Sid Unwin diary, May 2 - May 3, 1917|
Whyte Museum of the Canadian Rockies, Archives
This year, after over eighty years, a First World War diary of Sidney Joseph Unwin was donated to the Archives, Whyte Museum of the Canadian Rockies, Banff, Alberta as part of the Sid Unwin fonds. The diary and a trove of personal effects had been carefully preserved in England by family members following Unwin's death. Josephine Parkinson graciously donated these materials to the mountain community, Unwin's adopted home.
Sid Unwin (1882-1917) was one of the Canadian Rockies legendary guides and outfitters. Upon his arrival from his native London, Unwin put his experience as a horseman and adventurer to good use as a trapper and trail guide. He was assigned to the famed expeditions of Mary Schaffer and Molly Adams, who quested for Maligne Lake in 1907 and 1908. Their expedition was recounted in Schaffer's book: Old Indian Trails of the Canadian Rockies, still available as A Hunter of Peace. Unwin is identified as "K" in the account and is credited with uncanny abilities in locating the mystery lake and creating cuisine from trail-weary food supplies.
Already a veteran of the South African War, Unwin enlisted in the Canadian Army joining the 22nd Battery (Howitzer), 6th Brigade Canadian Field Artillery, 2nd Division, where he saw action starting in early 1916. By the time he started the surviving diary on January 1, 1917 he recorded having fired 13028 rounds. The diary records short observations about duties on the front, gun positions, prisoners and gas warfare.
On March 1, 1917 Unwin writes:
March comes in like a lion, stood to at 2 am to repel a German attack...at 5 am we discharged two waves of gas & at 5:40 am infantry attacked & remained in German trenches 1 1/2 hours but our men had terrible fighting as Fritz was waiting for them, our casualties very heavy, a terrible stream of wounded passed our battery all day and night, we fired nearly 1000 rounds.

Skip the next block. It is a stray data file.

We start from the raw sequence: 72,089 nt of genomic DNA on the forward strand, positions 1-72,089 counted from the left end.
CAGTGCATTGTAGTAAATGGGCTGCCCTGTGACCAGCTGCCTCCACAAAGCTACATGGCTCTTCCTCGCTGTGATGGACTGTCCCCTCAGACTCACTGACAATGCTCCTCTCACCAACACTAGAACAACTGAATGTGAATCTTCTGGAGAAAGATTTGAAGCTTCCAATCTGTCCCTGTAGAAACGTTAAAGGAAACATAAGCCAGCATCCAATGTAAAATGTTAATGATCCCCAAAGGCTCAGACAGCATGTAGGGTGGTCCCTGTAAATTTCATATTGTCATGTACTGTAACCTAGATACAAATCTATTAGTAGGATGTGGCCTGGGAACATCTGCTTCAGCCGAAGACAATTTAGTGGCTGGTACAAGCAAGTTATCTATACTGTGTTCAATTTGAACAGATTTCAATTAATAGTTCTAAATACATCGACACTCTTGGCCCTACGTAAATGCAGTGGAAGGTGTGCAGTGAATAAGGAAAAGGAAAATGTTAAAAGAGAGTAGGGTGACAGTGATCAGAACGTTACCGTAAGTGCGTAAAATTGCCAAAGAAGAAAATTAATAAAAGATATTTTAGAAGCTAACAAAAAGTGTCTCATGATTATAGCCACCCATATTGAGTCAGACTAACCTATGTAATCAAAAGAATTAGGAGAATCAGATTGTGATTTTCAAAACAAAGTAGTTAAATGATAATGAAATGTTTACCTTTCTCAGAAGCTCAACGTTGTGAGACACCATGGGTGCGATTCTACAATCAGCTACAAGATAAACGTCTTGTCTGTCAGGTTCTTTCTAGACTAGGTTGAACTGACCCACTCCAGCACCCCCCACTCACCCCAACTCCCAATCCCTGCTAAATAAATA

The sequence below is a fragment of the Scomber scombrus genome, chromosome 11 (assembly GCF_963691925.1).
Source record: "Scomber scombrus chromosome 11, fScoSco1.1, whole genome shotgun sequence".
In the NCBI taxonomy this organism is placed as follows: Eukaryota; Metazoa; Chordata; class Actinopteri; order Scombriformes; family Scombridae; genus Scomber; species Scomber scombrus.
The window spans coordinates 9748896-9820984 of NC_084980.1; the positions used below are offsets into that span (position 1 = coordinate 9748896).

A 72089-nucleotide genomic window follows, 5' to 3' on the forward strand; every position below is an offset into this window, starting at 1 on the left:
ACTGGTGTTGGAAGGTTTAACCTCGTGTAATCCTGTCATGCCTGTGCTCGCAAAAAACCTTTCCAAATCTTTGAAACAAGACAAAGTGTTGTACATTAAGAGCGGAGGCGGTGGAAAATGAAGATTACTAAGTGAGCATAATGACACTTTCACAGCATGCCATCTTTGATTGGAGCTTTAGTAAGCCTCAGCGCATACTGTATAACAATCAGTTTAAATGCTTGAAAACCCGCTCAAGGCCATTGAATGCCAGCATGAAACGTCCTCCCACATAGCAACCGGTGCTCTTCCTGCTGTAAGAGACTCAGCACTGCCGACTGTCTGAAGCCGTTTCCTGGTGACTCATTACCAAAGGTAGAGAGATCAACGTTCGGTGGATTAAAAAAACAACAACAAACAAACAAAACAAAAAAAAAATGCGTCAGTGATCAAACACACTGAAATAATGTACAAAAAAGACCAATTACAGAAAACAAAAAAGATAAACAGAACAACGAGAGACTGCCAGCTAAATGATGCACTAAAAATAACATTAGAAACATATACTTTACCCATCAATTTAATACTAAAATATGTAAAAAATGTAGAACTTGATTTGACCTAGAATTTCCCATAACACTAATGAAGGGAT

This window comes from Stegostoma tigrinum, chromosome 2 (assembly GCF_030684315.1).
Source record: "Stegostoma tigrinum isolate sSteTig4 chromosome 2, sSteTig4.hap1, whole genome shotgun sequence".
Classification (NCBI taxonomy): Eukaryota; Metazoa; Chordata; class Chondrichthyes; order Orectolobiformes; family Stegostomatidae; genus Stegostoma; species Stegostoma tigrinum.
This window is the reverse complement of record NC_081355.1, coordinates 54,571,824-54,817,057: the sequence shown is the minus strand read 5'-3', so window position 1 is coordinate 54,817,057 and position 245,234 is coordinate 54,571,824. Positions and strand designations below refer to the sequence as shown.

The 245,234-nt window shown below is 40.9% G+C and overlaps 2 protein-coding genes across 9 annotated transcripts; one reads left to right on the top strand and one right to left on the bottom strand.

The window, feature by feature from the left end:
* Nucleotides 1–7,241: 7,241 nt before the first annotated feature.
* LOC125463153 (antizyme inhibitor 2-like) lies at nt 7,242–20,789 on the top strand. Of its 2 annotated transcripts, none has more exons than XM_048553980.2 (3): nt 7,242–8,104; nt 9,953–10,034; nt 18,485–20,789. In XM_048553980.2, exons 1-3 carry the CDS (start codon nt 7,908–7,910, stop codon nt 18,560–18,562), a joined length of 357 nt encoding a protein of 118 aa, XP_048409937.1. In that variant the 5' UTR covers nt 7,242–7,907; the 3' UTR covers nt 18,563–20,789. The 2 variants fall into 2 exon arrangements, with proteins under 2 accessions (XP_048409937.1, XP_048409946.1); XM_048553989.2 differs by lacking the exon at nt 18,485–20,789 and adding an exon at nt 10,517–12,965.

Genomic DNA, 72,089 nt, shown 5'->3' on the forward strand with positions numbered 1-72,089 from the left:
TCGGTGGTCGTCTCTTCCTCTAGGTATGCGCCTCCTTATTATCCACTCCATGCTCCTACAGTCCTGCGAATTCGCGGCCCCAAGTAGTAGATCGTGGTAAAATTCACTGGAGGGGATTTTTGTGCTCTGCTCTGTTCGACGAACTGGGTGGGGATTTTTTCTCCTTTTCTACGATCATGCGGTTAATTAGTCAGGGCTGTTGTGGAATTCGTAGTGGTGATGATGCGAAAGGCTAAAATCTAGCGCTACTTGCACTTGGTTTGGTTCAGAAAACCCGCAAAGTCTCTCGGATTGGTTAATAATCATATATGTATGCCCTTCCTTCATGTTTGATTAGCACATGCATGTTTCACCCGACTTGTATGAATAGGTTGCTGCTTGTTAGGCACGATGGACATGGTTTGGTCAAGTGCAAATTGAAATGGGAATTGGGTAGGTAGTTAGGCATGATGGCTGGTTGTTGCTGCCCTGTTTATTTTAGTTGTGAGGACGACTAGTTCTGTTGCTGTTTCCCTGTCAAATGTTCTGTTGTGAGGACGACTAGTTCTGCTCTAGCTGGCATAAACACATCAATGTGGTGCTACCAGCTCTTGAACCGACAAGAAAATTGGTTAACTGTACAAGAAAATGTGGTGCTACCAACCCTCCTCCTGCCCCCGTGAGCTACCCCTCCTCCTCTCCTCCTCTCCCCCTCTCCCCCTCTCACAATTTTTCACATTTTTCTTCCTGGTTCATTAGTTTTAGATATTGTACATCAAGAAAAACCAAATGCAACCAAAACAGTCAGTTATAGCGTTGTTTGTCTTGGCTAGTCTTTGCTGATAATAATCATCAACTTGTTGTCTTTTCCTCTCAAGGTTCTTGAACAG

On the following day, he reported:
...from all accounts our own gas killed a lot of our men, the wind changing.
Unwin's diary recounts the capture of Vimy Ridge, his subsequent injury (see sample entries), the amputation of his arm, evacuation to England and his convalescence. No days were without entry, as he continued writing with his remaining hand, even scribbling poems and comic songs while in hospital. The entries cease after June 27: "Went up town to tea with Miss Pushby." Sid died two days later of complications. He was mourned by his family in England, his many clients and friends and his trail colleagues in Banff.
A detailed article on the Unwin acquisition will appear in the up-coming issue of The Cairn, newsletter of the Whyte Museum of the Canadian Rockies.